Groups of workers squatting on their haunches surrounded by piles of sand and broken tarmac is a common picture for downtown Moscow these days. But Muscovites can keep calm: this is not another 2 billion ruble effort by acting Mayor Sergei Sobyanin to replace asphalt with tiles on pavements around the city.
This time, City Hall is pushing to make Moscow's center comfortable for walking and is organizing pedestrian zones across the city.
And at the center of the plans, which will see the city authorities put down 50 kilometers of pedestrian walkways by Sept. 1 — including 22 kilometers in the city center — is an ambitious renewal of Gorky Park.
The park has soaked up the attention of the City Hall over the last two years, ever since a 2011 decision to ditch the sad attractions and cheap barbecue restaurants left over from the 1990s and recast the park as Moscow's flagship contemporary civil venue.
Now, only two years on from a transformation that made the park into a wildly popular national trendsetter, it is facing another large-scale overhaul.
Walkers will be satisfied early — within the next two weeks Gorky Park, together with the adjoining promenade extending northeast along the Moscow River, will get nearly 3 kilometers of walking routes, acting deputy Mayor Sergei Biryukov told a news conference late last week.
In the longer term, Muscovites can look forward to more lawns, better access and a radically new landscape design in a new-look expanded park.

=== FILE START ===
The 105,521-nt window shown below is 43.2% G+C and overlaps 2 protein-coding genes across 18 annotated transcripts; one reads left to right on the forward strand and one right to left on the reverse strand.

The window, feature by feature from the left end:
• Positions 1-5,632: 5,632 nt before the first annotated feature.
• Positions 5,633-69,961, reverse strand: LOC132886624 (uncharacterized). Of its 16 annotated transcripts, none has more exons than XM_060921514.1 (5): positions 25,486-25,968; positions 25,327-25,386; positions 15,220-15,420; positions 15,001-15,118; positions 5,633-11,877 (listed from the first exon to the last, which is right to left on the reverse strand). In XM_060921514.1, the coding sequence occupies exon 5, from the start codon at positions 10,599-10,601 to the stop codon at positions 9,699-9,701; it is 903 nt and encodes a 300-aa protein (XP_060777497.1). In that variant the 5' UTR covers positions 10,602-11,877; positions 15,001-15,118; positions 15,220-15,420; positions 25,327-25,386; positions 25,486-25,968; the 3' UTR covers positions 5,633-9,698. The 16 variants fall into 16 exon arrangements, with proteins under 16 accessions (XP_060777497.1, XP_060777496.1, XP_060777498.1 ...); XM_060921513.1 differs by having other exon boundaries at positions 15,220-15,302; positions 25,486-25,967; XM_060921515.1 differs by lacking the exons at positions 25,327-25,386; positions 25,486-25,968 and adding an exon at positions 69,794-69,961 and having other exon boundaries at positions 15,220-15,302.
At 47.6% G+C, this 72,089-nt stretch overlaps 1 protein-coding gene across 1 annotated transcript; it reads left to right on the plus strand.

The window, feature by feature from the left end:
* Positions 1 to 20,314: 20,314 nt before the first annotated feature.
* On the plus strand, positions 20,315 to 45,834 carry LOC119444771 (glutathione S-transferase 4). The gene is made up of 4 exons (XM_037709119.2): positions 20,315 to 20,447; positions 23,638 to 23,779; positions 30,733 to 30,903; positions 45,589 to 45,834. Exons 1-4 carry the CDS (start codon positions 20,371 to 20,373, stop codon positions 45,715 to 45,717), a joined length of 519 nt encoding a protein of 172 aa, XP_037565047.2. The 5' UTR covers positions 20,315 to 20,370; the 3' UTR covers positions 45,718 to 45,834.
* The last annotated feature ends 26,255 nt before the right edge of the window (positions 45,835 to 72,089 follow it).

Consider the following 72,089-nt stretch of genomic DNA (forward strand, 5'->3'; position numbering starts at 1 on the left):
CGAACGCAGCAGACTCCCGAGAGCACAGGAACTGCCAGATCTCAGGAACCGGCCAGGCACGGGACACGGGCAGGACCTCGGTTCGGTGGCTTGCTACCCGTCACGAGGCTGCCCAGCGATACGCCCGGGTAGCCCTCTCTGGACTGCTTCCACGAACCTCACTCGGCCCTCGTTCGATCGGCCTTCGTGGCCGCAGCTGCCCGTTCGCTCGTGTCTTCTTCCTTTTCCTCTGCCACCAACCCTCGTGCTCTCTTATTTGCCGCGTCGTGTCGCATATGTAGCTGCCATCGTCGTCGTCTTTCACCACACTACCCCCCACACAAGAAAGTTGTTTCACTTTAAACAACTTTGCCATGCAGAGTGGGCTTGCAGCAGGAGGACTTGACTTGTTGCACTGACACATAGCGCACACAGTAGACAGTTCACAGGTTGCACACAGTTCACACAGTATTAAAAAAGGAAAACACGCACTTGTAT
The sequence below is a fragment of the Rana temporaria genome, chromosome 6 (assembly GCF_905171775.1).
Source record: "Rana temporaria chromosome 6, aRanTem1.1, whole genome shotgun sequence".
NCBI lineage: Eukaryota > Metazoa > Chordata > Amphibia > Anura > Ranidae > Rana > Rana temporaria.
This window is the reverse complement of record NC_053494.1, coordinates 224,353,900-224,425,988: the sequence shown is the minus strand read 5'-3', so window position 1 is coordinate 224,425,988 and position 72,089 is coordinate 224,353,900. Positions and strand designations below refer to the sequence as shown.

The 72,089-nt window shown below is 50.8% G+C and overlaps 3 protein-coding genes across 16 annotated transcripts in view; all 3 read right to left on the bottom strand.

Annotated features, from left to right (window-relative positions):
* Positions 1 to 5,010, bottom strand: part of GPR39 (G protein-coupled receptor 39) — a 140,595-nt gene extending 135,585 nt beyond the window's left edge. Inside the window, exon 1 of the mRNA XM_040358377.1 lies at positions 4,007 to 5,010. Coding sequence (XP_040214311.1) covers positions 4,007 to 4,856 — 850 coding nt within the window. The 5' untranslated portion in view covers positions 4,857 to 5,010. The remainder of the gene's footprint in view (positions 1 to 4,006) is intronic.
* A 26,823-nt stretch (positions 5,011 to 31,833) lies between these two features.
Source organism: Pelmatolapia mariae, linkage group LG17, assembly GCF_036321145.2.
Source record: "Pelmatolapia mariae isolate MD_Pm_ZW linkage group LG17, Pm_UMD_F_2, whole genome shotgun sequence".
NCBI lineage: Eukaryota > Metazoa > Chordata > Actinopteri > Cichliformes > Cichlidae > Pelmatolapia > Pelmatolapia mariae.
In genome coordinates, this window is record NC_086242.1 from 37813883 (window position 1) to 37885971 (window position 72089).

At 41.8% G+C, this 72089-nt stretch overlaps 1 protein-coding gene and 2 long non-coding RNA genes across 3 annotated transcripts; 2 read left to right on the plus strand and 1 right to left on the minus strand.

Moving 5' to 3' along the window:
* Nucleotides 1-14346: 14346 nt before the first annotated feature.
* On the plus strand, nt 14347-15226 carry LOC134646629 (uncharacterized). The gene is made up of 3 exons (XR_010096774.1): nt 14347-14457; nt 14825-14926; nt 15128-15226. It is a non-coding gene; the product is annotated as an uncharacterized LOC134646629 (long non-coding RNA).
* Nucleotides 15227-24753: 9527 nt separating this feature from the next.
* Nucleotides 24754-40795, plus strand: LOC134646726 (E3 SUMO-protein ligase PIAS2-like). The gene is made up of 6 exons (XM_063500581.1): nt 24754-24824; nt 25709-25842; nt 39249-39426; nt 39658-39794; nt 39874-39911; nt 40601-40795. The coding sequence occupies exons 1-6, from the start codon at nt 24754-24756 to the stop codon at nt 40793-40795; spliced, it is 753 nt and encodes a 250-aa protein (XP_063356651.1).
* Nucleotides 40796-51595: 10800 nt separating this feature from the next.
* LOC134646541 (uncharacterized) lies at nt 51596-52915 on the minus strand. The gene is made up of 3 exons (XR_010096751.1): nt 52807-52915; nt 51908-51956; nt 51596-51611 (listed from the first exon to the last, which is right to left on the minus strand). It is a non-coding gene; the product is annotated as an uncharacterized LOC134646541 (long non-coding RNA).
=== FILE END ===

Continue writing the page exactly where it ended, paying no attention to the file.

The creative force behind the wider redevelopment is British firm LDA Design, which won a $200,000 tender announced by City Hall last year.
Reviving and building on the Soviet tradition — which inaugurated the concept of a cultural and recreation area — LDA Design has come up with the concept of a "park for everyone, where culture meets nature."
The rejuvenation — scheduled for completion in 2017 — is supposed to encourage a greater diversity of visitors and take Gorky Park to the global top-level of the world's most well-known recreation areas.
According to the design firm's plan, a major focus will be on reviving Russia's cultural heritage. The 120-hectare area facing an overhaul — which includes the territory of Neskuchny Sad adjoining the park and the Vorobyovskaya Naberezhnaya of the Moscow river that follows the bend of the river below the Stalin-era skyscraper of Moscow State University — will be divided into seven zones, each with a unique landscape design reflecting a specific period in Russian history.
Looking back at the different landscapes that have existed on the territory of Gorky Park and Neskuchny Sad over the years, the designers found much of what they were looking for.
"The park is a living encyclopedia of landscape design. Its landscapes have just been hidden by decades of unsympathetic buildings and tree planting over the years, therefore, those original landscapes and different designs have been obscured and are difficult to see," said Sally Prothero, a director at LDA Design.
Gorky Park will have waterfront leisure gardens, an arts space, an outdoor gym and a glass orangery full of fruit.